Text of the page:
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Friday, April 19, 2013

Writing Bulletin: Being In Touch With The Literary World

     Like most writers, my principal connection with the literary world has been through books and magazines. I've read hundreds of books and articles about writing, publishing, and the writing life by well-known writers, how-to authors, editors, literary agents, critics, journalists, and writing teachers.

     Besides literary biographies and autobiographies, as well as the published letters and journals of literary figures, I enjoy reading memoir/how-to books by celebrated writers. Examples of this genre include The Spooky Art by Norman Mailer, On Writing by Stephen King, On Writing by George V. Higgins, The Summing Up by W. Somerset Maugham, On Becoming a Novelist by John Gardner, None But a Blockhead by Larry L. King, and Chandler Speaking by Raymond Chandler.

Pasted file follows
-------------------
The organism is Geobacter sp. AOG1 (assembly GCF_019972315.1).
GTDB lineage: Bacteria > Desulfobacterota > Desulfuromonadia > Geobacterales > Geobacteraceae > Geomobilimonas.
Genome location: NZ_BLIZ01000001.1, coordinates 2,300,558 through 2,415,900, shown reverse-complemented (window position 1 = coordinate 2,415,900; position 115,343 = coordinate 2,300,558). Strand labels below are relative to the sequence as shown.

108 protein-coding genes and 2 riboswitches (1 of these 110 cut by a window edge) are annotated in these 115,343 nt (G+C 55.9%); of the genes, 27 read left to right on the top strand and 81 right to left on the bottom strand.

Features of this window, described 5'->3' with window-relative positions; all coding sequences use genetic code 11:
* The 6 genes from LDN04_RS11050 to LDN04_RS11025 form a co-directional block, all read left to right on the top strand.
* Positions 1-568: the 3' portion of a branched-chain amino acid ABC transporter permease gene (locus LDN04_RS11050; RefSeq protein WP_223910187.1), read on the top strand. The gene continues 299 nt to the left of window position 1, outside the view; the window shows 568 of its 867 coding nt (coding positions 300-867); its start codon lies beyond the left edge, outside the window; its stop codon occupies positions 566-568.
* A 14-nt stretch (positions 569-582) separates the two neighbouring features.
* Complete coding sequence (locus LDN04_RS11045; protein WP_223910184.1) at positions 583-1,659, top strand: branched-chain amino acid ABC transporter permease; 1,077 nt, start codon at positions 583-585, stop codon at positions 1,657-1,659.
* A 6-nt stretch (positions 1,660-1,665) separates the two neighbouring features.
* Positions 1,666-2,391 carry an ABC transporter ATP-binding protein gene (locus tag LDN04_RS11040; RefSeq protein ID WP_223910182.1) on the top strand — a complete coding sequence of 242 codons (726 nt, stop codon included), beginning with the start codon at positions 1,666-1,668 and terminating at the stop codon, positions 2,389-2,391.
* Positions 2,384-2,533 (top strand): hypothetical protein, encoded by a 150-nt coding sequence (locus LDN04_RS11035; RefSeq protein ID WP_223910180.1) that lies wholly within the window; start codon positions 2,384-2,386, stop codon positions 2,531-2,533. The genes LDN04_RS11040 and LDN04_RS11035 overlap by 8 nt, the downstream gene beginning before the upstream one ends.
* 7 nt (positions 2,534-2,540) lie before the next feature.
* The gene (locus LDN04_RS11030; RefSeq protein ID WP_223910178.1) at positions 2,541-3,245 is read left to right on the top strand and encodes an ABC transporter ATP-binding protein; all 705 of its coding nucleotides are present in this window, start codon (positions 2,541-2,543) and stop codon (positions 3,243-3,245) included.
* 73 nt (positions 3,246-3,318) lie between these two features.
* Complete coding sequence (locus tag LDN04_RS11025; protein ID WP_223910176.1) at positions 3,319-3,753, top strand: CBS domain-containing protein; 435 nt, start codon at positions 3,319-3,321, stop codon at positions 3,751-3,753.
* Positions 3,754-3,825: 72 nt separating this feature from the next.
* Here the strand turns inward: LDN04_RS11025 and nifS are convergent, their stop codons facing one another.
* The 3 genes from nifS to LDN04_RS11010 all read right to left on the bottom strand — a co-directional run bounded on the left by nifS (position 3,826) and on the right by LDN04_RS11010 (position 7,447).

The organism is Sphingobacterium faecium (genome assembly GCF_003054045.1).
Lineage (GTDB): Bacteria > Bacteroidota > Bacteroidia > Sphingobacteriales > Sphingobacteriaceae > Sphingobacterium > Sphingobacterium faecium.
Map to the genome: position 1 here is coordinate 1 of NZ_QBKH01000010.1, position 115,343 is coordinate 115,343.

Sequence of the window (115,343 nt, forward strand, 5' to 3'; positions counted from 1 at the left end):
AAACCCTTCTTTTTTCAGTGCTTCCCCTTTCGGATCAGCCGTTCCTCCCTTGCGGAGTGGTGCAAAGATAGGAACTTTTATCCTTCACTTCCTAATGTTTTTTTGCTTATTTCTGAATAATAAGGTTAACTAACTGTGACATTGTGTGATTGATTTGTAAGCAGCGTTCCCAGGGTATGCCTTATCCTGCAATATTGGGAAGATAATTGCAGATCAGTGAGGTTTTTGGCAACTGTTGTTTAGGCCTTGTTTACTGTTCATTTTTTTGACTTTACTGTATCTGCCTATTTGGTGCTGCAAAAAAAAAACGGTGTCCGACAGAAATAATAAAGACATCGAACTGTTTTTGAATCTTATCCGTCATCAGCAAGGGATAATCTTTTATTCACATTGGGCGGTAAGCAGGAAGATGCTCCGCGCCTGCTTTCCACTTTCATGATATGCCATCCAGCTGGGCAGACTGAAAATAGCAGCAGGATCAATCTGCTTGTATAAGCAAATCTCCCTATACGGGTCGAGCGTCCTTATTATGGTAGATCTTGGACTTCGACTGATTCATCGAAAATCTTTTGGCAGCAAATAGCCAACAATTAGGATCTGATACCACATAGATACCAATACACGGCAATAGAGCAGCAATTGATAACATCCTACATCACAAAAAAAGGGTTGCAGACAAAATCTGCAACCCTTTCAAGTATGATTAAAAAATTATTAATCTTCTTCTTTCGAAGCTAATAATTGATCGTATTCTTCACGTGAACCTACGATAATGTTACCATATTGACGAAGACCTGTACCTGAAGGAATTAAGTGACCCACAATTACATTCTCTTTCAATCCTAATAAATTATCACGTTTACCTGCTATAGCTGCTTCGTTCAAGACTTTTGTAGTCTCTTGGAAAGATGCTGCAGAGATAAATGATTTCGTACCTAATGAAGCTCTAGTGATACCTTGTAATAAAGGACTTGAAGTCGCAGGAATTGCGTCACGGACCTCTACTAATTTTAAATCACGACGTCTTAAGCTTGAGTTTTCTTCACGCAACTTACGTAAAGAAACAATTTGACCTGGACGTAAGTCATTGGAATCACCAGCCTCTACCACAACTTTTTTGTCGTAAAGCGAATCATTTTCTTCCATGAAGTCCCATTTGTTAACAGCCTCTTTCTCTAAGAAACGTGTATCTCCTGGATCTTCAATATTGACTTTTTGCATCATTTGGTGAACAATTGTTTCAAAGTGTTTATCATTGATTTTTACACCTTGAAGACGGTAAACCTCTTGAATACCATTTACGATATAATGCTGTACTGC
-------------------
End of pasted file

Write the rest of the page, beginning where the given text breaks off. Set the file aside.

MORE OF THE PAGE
My library is also stocked with collections of author interviews such as the Writers at Work series featuring the Paris Review interviews conducted by George Plimpton and his colleagues. Interviewees in this eight-book series, which ran from 1958 to 1981, include Ernest Hemingway, Irwin Shaw, John O'Hara, John Cheever, and James Jones.

     I also like to read so-called "conversation with" books, collections of interviews featuring a single writer such as Mary McCarthy, Norman Mailer, Truman Capote, Gore Vidal, Graham Green, Tom Wolfe, and Eudora Welty.

     While I've corresponded over the years with a handful of well-known authors, I've only had one literary friend. That person is the mystery writer Ross H. Spencer who died in 1998. 

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